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March 22, 2010

CW's Costume Design Center opens its doors for behind-the-scenes tours

Colonial Williamsburg’s Costume Design Center opens its door for behind-the-scenes tours at 3:30 p.m. on Thursdays, March 25 through June 10. Guests can meet staff members and explore the building where most of Colonial Williamsburg’s Historic Area costumes are designed and maintained.

For more than 75 years the Costume Design Center has outfitted Historic Area staff, including orientation interpreters, group services, site interpreters, both public and domestic, military programs, Fifes and Drums, coach and livestock, Historic Trades (with the exception of the milliners and tailors who make their own), Revolutionary City and theatrical interpretation. In addition, they make costumes for employees in Electronic Field Trips, African American interpretive group, Historic Area stores and products staff, as well as tavern interpreters and staff at the Raleigh Tavern Bakery.

The dedication of Duke of Gloucester Street on Oct. 20, 1934, ushered in the tradition of costume design to Colonial Williamsburg. The ceremony brought President Franklin D. Roosevelt to the Historic Area, where he was greeted by hostesses dressed in colonial costumes for the first time.

The Costume Design Center is located at 250 First St., Williamsburg. Tours are free with any Historic Area admission pass or Good Neighbor pass. Reservations are required and can be made at any Colonial Williamsburg ticket outlet or by calling 1-800-HISTORY.

Costume Design Center staff also offer programs that delve into the reproduction of historic costumes.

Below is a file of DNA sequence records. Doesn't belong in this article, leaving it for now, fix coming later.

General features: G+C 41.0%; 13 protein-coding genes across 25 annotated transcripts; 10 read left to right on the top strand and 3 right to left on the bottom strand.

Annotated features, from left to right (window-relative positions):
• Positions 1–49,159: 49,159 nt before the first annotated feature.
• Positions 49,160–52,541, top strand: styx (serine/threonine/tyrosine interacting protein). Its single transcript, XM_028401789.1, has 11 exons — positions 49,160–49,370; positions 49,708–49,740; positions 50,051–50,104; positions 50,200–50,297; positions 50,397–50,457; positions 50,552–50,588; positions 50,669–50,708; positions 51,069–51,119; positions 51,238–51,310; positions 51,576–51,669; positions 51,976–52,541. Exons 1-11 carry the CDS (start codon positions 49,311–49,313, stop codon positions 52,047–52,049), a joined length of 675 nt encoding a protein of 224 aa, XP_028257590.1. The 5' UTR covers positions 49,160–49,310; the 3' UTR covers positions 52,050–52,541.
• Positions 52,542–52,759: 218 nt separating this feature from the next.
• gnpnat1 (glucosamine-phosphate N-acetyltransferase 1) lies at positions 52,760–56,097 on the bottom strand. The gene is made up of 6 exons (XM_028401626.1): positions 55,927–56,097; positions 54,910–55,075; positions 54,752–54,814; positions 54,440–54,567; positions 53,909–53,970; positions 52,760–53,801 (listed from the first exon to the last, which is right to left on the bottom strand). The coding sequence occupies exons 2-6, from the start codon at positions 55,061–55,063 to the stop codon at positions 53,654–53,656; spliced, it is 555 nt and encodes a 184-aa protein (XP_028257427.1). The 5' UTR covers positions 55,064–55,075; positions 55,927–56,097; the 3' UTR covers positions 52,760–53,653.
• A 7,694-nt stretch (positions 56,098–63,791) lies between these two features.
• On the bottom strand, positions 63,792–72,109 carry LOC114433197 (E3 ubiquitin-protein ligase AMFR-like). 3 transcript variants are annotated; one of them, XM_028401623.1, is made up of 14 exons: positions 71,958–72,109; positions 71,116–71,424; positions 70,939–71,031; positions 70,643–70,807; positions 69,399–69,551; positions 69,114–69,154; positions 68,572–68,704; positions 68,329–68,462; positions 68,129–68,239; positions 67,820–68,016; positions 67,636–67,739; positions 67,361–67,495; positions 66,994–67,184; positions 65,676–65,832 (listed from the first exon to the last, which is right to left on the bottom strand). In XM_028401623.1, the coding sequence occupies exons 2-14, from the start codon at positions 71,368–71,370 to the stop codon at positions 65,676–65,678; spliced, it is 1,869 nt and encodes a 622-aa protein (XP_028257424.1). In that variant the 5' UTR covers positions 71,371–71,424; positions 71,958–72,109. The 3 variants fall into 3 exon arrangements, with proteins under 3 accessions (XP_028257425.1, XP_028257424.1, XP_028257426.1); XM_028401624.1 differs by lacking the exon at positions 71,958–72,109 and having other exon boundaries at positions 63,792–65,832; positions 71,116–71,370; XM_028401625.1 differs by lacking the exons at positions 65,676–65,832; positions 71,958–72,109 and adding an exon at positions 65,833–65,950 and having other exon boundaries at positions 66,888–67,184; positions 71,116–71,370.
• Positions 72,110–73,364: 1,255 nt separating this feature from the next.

• Discover and re-create elegant embellishments during Fly Fringe – Decorative Gown Trims of the 18th Century. Participants will produce a small length of reproduction trim while learning the basic techniques used to create the elements of these popular trimmings. A kit will be included in the cost of the program and the ability to crochet and tie small intricate knots is helpful but not necessary. 9 a.m. Saturday, April 17 at Bruton Heights School. Cost: $60.
  • Learn various techniques used to cover and decorate an 18th-century-style straw hat during Straw Hat Trims and Embellishments. Students will cover a straw hat with silk and create flower and ribbon trims to complete the decoration. The kit includes 18th-century style-straw hat, ribbon, silk and all materials needed for creating trims. Students may bring their own needles, scissors and thimbles. Basic knowledge and experience of hand-sewing techniques is a plus. 9 a.m. Saturday, May 15 at Bruton Heights School. Cost: $75.

    Reservations are required and can be made at any Colonial Williamsburg ticket office or by calling 1-800-HISTORY. Strollers cannot be accommodated.

    The Colonial Williamsburg Foundation is the not-for-profit educational institution dedicated to the preservation, interpretation and presentation of the restored 18th-century Revolutionary capital of Virginia. This town-sized living history museum tells the inspirational stories of our journey to become Americans through programs in the Historic Area and through the award-winning Revolutionary City© program. Explore The Art Museums of Colonial Williamsburg and discover rare treasures and storied objects throughout the DeWitt Wallace Decorative Arts Museum featuring British and American decorative arts from 1670 – 1830 and the Abby Aldrich Rockefeller Folk Art Museum home to the nation’s premier collection of American folk art, comprising more than 5,000 folk art objects made during the 18th, 19th and 20th centuries. Colonial Williamsburg Hotels feature conference spaces and recreation activities from spa and fine dining to world-class golf. Colonial Williamsburg is committed to expanding its thought-provoking programming through education outreach on-site and online. Purchase of Colonial Williamsburg products and services supports the preservation, research and educational programs of the Foundation.

    Williamsburg is located in Virginia’s Tidewater region, 20 minutes from Newport News, within an hour’s drive of Richmond and Norfolk, and 150 miles south of Washington, D.C. For more information about Colonial Williamsburg, call 1-800-HISTORY or visit Colonial Williamsburg’s Web site at www.history.org.

    Media Contact:
    Penna Rogers
    (757) 220-7121



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